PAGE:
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Fact Sheet Endorsed by

Australian
College of
Nursing

Medicines for
Parkinson’s disease

Medicines for Parkinson’s disease provide symptomatic relief. No medicine has yet been shown to slow
progression of the disease. There are also some medicines that should be avoided.

Medicine regimens are individual Avoid interactions with meals


Doses, preparations, frequency and timing need to be individualised Food, particularly protein, can interfere with absorption of
according to symptoms, and to minimise side effects. levodopa. It is best if levodopa medicines are given consistently
30 to 60 minutes before meals.
Parkinson’s medicines come in various doses and preparations
(e.g. controlled release, immediate release, subcutaneous infusion). Chart Parkinson’s medicines before surgery
Make sure Parkinson’s medicines are charted before surgery,
Give Parkinson’s medicines on time or contact the anaesthetist for further instructions.
Even 15 minutes late can make symptoms significantly worse.
Review medicines if pain persists
Let the person with Parkinson’s self-medicate Many people with Parkinson’s have pain, either from muscle rigidity
if possible or dystonias (sustained cramps). Pain due to dystonia is not usually
This may give the best chance of medicines being taken on time helped by analgesics, but is helped by Parkinson’s medicines. If dystonia
(providing there is no significant cognitive impairment). persists, slow-release levodopa or agonists in combination may be
needed, especially during ‘off’ periods such as during the night.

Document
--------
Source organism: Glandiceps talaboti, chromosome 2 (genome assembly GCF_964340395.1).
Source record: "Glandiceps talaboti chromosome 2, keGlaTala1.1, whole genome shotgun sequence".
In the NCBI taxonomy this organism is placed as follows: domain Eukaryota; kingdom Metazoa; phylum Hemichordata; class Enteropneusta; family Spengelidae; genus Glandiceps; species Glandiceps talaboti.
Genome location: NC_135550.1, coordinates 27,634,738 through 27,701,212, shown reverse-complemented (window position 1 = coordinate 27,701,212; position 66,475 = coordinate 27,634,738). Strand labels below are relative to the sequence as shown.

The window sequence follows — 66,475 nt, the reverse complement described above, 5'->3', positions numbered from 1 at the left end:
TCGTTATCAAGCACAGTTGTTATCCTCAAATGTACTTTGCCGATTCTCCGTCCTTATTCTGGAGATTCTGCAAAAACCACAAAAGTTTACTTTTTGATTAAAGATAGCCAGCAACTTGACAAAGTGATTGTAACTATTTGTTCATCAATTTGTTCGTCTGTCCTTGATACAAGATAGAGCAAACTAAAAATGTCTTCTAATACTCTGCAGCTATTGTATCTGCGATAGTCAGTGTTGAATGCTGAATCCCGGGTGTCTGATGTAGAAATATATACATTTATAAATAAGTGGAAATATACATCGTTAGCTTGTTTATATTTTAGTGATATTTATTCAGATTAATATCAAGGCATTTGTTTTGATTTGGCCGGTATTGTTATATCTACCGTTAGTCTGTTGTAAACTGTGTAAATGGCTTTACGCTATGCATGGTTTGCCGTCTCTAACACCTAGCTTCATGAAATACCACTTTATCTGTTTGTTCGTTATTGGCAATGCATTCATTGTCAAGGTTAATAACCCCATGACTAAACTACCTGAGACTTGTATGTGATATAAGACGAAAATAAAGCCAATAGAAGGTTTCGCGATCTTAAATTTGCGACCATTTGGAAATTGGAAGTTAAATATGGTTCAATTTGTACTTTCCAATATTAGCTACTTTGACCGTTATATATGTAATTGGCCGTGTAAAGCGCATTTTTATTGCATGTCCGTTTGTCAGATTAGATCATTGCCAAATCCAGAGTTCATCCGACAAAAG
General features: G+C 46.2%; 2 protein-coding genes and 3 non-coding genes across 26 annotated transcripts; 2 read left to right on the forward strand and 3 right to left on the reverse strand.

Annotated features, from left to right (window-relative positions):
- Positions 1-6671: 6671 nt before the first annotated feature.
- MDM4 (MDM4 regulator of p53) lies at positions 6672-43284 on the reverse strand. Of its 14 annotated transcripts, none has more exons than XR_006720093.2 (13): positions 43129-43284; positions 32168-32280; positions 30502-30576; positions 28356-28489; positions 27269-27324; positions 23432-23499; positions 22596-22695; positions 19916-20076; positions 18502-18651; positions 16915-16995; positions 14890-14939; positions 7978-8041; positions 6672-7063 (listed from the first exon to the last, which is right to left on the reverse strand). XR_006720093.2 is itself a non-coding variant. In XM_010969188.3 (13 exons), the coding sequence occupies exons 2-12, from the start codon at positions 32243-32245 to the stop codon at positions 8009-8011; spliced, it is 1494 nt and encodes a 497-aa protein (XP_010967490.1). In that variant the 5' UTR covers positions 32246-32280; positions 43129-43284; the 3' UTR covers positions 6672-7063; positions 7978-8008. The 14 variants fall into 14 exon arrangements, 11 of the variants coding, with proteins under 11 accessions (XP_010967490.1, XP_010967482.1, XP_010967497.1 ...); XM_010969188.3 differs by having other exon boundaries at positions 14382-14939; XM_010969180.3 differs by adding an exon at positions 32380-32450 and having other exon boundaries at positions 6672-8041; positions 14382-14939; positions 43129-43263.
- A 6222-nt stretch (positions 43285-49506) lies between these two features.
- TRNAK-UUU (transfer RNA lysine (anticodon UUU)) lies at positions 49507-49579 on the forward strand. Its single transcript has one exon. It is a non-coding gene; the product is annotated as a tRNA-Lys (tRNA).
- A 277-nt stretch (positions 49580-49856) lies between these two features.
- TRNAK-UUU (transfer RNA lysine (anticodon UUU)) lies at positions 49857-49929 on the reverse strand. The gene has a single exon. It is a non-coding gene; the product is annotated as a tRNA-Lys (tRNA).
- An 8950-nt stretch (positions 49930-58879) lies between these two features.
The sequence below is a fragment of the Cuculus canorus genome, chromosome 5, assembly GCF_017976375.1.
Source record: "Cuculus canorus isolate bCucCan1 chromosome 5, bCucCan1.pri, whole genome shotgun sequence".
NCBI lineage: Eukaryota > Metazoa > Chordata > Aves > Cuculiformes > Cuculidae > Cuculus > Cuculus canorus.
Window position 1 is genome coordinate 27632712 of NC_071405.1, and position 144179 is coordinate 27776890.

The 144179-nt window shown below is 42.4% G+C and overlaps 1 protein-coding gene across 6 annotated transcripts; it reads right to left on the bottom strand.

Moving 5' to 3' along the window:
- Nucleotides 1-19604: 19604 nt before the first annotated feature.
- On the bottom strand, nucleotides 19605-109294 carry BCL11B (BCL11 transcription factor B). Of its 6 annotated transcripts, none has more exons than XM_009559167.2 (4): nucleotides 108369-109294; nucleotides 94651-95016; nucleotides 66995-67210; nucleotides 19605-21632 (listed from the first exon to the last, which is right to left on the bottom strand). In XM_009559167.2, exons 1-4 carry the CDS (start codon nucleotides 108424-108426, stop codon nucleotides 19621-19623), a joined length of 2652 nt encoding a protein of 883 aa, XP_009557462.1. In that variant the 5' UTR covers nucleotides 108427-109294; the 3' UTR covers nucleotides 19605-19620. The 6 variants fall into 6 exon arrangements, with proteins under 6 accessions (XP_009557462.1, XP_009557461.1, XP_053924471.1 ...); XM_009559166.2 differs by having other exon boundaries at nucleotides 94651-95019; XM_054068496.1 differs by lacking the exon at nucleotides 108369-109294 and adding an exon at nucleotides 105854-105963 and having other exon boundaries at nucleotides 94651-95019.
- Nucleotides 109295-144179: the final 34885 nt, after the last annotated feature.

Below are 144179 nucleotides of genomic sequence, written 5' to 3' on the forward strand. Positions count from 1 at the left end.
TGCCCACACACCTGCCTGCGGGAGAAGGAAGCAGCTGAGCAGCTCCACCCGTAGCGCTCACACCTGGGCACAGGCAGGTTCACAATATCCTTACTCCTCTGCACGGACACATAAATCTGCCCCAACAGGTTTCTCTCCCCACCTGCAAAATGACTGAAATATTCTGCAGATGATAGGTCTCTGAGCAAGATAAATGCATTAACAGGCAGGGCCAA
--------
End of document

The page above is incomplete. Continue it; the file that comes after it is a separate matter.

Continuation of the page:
Don’t stop or reduce the dose without consulting Manage nausea
a neurologist or geriatrician
Some people may need to take Parkinson’s medicines with juice
Abrupt withdrawal or reduction in dose of Parkinson’s medicines or jelly to reduce nausea. If nausea persists, domperidone (Motilium)
may cause serious symptoms, such as worsening tremor, rigidity is usually recommended if an oral medicine is appropriate, and
and bradykinesia. Abrupt withdrawal may also trigger neuroleptic ondansetron (e.g. Zofran) IV if an oral medicine is not appropriate.
malignant syndrome, resulting in acute worsening of Parkinson’s Note: Ondansetron is contraindicated in patients on apomorphine.
symptoms, high fever, reduced level of consciousness and Avoid metoclopramide (e.g. Maxolon) and prochlorperazine
autonomic dysfunction. (e.g. Stemetil) as they can worsen Parkinson’s symptoms.

Medicines that must be avoided in people with Parkinson’s disease


This is only a small selection — many other medicines can worsen Parkinson’s symptoms or interact with Parkinson’s medicines.
Check the contraindications on the prescribing information carefully before starting any new medicine.

Antinausea medicines to avoid Antipsychotic medicines to avoid


metoclopramide (e.g. Maxolon) chlorpromazine (e.g. Largactil) olanzapine (e.g. Zyprexa)
prochlorperazine (e.g. Stemetil). haloperidol (e.g. Serenace) risperidone (e.g. Risperdal).
The above medicines are a common cause of serious adverse Some antidepressants and some blood pressure
effects in people with Parkinson’s. Domperidone (Motilium) is
lowering medicines
usually recommended if an oral medicine is appropriate and
ondansetron (e.g. Zofran) IV if an oral medicine is not appropriate. Check the contraindications on the prescribing information
Note: Ondansetron is contraindicated in patients on apomorphine. carefully before starting any new antidepressant medicine
or any new blood pressure medicine.

Fact Sheet | Medicines for Parkinson’s disease


Types of Parkinson’s disease medicines Anticholinergics
These medicines are seldom used for Parkinson’s due to a high side
Dopamine replacement effect profile in the elderly and a lack of therapeutic effect. They reduce
The mainstay of Parkinson’s treatment is dopamine replacement acetylcholine effects in Parkinson’s, and may be useful for treating
(levodopa) in combination with a dopa-decarboxylase inhibitor tremor in younger people.
(carbidopa or benserazide) to reduce peripheral side effects of levodopa. benzhexol (Artane)
levodopa/carbidopa (Sinemet, Kinson) benztropine (Benztrop, Cogentin)
levodopa/benserazide (Madopar) biperiden (Akineton).
levodopa/carbidopa/entacapone (Stalevo).